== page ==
Suum cuique

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Medal of the Order of the Black Eagle, with the motto "SUUM CUIQUE" in the center.

"Suum cuique" (Classical Latin: [ˈsʊ.ũː ˈkui̯kᶣɛ]), or "Unicuique suum", is a Latin phrase often translated as "to each his own" or "may all get their due". It has been significant in the history of philosophy and as a motto.



The Latin phrase relates to an old Greek principle of justice which translates literally into English as "to each his own". Plato, in Republic, offers the provisional definition that "justice is when everyone minds his own business, and refrains from meddling in others' affairs" (Greek: "...τὸ τὰ αὑτοῦ πράττειν καὶ μὴ πολυπραγμονεῖν δικαιοσύνη ἐστί...", 4.433a). Everyone should do according to his abilities and capabilities, to serve the country and the society as a whole. Also, everyone should receive "his own" (e.g., rights) and not be deprived of "his own" (e.g., property) (433e).

The Roman author, orator and politician Marcus Tullius Cicero (106 BC – 43 BC) popularised the Latin phrase:

  • "Iustitia suum cuique distribuit." ("Justice renders to everyone his due.") – De Natura Deorum, III, 38.
  • [...] ut fortitudo in laboribus periculisque cernatur, [...], iustitia in suo cuique tribuendo." (" [...] so that fortitude (courage) may be seen in hardship and danger, [...], justice in attributing to each his own".) – De Finibus Bonorum et Malorum, liber V, 67.

The phrase appears near the beginning of Justinian's Institutiones: iuris praecepta sunt haec: honeste vivere, alterum non laedere, suum cuique tribuere. (Inst. 1,1,3-4). (Translated into English: "the precepts of law are these: to live honestly, to injure no one, [and] to give to each his own".)

Note that, although the traditional translation features "his own", the Latin phrase is entirely gender-neutral, and could be translated with "her own", "their own" or even "its own" — context permitting.


Suum cuique serves as the motto of the Order of the Black Eagle (German: Hoher Orden vom Schwarzen Adler; founded in 1701), the highest order of chivalry of the Kingdom of Prussia. The motto continues in use in Germany – in the insignia of the military police (the Feldjäger) and in association with the Berlin-based Masonic Lodge, Black Eagle Lodge (German: Johannisloge Zum schwarzen Adler).[1] The common German translation of the phrase – Jedem das Seine – was written on the main gate of Nazi concentration camp Buchenwald, leading to the phrase being controversial in modern Germany.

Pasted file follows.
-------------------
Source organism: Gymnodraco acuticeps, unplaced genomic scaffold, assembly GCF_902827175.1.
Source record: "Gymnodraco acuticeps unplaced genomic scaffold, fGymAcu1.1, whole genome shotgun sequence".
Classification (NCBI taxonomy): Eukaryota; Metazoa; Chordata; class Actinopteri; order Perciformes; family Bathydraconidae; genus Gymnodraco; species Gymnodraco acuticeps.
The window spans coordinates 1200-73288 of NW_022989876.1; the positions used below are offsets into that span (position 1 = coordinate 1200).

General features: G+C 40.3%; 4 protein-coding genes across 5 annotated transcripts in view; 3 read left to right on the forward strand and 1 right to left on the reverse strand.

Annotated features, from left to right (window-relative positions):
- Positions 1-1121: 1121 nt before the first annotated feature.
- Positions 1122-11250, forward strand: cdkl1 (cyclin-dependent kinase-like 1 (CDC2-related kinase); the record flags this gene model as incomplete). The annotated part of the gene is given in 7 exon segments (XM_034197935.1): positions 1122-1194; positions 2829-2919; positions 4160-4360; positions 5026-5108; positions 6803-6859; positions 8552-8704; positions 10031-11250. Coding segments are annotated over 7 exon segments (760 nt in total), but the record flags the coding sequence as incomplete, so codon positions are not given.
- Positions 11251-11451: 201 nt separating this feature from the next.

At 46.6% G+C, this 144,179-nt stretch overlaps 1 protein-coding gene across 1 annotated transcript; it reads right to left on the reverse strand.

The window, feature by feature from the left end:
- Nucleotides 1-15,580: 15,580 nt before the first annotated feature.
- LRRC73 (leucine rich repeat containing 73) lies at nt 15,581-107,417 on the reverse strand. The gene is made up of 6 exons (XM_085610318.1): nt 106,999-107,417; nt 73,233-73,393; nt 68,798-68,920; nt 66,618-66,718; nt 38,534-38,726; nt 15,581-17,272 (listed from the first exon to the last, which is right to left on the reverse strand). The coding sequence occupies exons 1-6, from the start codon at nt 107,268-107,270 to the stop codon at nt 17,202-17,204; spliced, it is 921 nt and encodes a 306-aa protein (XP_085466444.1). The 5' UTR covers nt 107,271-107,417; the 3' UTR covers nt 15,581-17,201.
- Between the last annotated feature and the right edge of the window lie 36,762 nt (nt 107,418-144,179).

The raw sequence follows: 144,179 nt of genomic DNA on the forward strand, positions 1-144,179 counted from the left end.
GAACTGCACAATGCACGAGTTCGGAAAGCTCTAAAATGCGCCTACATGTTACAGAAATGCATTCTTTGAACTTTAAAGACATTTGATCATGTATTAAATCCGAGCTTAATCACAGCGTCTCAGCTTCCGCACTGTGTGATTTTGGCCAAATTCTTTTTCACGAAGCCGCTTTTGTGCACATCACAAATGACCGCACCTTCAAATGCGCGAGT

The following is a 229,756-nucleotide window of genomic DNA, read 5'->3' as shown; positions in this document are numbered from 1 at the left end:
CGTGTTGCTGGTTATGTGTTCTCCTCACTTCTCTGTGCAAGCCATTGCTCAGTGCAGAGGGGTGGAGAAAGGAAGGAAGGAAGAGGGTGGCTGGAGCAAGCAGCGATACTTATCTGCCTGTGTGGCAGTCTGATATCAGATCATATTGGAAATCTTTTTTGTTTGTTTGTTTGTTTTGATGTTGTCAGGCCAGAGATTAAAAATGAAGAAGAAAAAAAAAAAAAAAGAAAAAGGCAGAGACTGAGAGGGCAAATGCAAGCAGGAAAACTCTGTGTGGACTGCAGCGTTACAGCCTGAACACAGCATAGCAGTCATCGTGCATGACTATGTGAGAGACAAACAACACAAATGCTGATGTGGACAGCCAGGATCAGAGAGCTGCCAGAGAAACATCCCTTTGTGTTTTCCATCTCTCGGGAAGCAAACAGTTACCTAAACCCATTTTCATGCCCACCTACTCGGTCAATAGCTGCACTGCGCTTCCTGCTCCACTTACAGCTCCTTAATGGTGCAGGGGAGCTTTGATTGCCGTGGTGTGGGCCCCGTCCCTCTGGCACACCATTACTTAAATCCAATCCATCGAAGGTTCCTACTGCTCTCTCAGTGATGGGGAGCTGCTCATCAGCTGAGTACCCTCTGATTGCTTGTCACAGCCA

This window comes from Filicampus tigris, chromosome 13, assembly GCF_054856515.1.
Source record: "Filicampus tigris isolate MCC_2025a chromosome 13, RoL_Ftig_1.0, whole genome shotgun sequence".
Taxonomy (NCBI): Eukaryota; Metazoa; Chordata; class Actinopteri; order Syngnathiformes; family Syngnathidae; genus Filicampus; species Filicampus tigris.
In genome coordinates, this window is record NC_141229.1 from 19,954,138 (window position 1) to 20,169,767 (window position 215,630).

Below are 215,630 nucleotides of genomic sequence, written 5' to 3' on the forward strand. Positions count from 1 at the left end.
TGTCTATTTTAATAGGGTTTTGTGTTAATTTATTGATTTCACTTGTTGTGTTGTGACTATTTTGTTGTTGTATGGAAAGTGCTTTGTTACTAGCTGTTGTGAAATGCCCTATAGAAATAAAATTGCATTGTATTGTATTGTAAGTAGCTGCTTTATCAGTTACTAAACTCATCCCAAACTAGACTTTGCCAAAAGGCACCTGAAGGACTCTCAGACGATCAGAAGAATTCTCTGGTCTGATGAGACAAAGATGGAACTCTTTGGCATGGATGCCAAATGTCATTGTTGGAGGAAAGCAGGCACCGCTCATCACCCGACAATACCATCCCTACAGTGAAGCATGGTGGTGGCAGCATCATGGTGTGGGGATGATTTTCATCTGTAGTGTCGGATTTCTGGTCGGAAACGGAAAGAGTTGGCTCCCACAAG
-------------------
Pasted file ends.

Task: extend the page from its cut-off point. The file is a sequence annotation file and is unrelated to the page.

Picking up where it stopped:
The Faculty of Advocates in Scotland uses the motto Suum cuique. It was also the motto of the North Carolina Supreme Court until 1975, when it was changed to Suum cuique tribuere.[2]

The phrase also serves as the motto of the Faculties of Law at Lund University and Uppsala University in Sweden, Faculty of Law at University of Warsaw in Poland, as well as the Faculty of Law of Federal University of Bahia in Brazil.

In popular culture[edit]

Valentin Pikul's 1985 novel on the career of the French General Jean Victor Moreau (1763-1813), Kazhdomu svoyo, uses as its title a Russian translation of suum cuique.

Snow, one of the characters in Stanislaw Lem's science fiction novel Solaris, uses the phrase in conversation with the character Kelvin.

"Suum Cuique" is the last song on the 2013 album Abandon All Life by the powerviolence band Nails. At 5:21 minutes it was the longest song the band had recorded.

On the TNT drama Animal Kingdom, the character of Deran has "Suum Cuique" tattooed on his left shoulder.

See also[edit]

External links[edit]

  • The dictionary definition of suum cuique at Wiktionary
  • Media related to Suum cuique at Wikimedia Commons
  • Quotations related to Cicero at Wikiquote


  1. ^ "Wir über uns". Johannis-Loge – Zum schwarzen Adler – Freimaurer Berlin (in German). Johannis-Loge. 2013. Retrieved 2016-07-22. Suum Cuique [...] Die Gründer unserer Loge haben sowohl den Namen unserer Loge als auch ihr Logenabzeichen, das so genannte Bijou und unser Siegel, dem alten preußischen 'Hohen Orden vom Schwarzen Adler' nachempfunden. [...] Der Wahlspruch des Ordens lautete 'suum cuique' lat. für 'Jedem das seine' und bedeutet soviel wie Recht und Gerechtigkeit üben und jedem das Seine zu geben.[...] Dies ist auch unser Anspruch und der Leitgedanke der unsere Arbeit bestimmen soll.
  2. ^ Miller, Kay Sour (November 1975). "Sue 'Em Quick" Is Out of Style". The State. Vol. 43, no. 6. pp. 13–14, 35.